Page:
Why is it that the moment you want something the worst is that very moment you are destined to loose it? I mourn the loss of the leaves, come fall. It is the end of a story that has unfolded over many months. Once the plants have leaved out in the spring, we are awash in the green that leaves provide. Everywhere I look in my little garden, I see green leaves. The stiff little boxwood leaves all precisely laid along the stems. The big lax rhododendron leaves flopping this way and that. The big handed Princeton Gold maple leaves are held parallel to the ground, and shade every plant and every person beneath them. The curly fronds beech ferns have that missing front tooth look. The magnolia leaves are simple, big, and strong.
The hellebore leaves fan out, whorled around their stems. The hydrangeas leaves are ovate-each shrub is smothered with them. The rose leaves are glossy, and subtly serrated. Perennial geranium leaves-they are the most astonishing clubby shape, and heavily veined. The leaves of grass we refer to as blades. The leaves of the Parrotia are stiff, and marked with strong parallel veins. The dogwood leaves are softer, more subtle. The leaves of the hardy hibiscus-large and thin. The leaves of butterburr-the elephant in the garden room. Yews do not have leaves. They have needles. Those green needily configured leaves grace the garden year round.
The leaves of the Palabin lilac are short and pert. Snakeroot has large and dramatically serrated leaves. The peonies feature thick glossy leaves that endow the garden long after they have finished blooming. Thyme leaves-so small. Dandelion leaves-coarse and uncouth. Horseradish leaves-the ultimate height and breadth of uncouth. Scotch moss leaves are soft and mossy in appearance. The platycodon leaves are thick and stiff as a board and quite blue in color. The big sail like delphinium leaves are all a spring storm needs to blow a stand of tall and ethereal blue blossoms over and onto to its knees.
Creeping jenny has round leaves-the lime version can cover the ground in no time. The lime leaves of the hosta Sum and Substance are stiff and heavily veined-in the summer. Regal, this plant. At the first frost they collapse in a heap. Not so regal, how they melt in the cold, and go down. Russian sage, lavender and dusty miller have silvery gray leaves.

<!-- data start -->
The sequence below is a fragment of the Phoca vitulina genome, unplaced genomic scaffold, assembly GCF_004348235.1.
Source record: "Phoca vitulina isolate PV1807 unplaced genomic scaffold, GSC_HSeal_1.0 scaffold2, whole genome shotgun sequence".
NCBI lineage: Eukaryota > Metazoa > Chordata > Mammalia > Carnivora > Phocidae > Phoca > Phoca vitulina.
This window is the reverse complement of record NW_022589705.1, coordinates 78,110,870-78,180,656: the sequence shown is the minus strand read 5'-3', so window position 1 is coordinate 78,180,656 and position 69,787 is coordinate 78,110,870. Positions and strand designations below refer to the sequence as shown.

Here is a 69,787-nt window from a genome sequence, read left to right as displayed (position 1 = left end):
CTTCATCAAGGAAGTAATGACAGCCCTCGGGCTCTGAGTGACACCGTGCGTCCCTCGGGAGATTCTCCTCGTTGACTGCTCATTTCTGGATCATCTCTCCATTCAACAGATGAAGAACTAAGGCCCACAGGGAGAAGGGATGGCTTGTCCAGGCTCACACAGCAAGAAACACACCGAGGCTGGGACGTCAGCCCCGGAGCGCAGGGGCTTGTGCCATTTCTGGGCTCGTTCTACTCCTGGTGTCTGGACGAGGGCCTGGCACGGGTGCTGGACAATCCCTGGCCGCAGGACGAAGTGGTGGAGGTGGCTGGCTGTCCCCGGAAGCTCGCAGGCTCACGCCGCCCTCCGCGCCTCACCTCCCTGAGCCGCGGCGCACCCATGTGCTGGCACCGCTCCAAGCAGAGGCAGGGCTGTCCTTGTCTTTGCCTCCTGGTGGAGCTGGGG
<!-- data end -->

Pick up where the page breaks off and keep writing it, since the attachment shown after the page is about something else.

There are those leaves in colors other than green. This list is long. Red leaves. Variegated leaves. Yellow leaves. White leaves. But the leaves do more than delight a gardener with their shape, mass and color. Leaves photosynthesize, meaning that they absorb, and convert sunlight into energy. The leaves of a plant fuel its growth and health. In the fall, those food makers are shed from the plants about to go dormant. The process by which a leaf provides a plant with energy all summer, matures, colors up, and drops, is an extraordinary story.
Fall color is all about the leaves. The lime green shoot that leafed out in the spring, and energized a plant all season long, matures in the fall. The life cycle of a leaf represents the life cycle of a garden. How astonishing that the leaves turn such beautiful color in the fall before they drop. That garden day that I treasure the leaves the most is the the spring. The leafing out in spring is all about the hope for the future of the garden. My second most treasured day? That moment when all of the leaves in my garden have colored up, and are about to fall.
Once fall comes, the leaves have done their job. No leaves make a better show of the end of the season than Boston Ivy. They make a party, in celebration of a season well lived. The close of their season-fiery. Just look at the leaves.
All that remains now of these Boston ivy leaves are the stems. How could I miss them-they are the most astonishing shade of pink imaginable. They come away from the wall in a way that stops me dead in my tracks. All summer and fall long I look at these leaves, and marvel. The garden asks for a lot, but the story it delivers is delightful. Epic.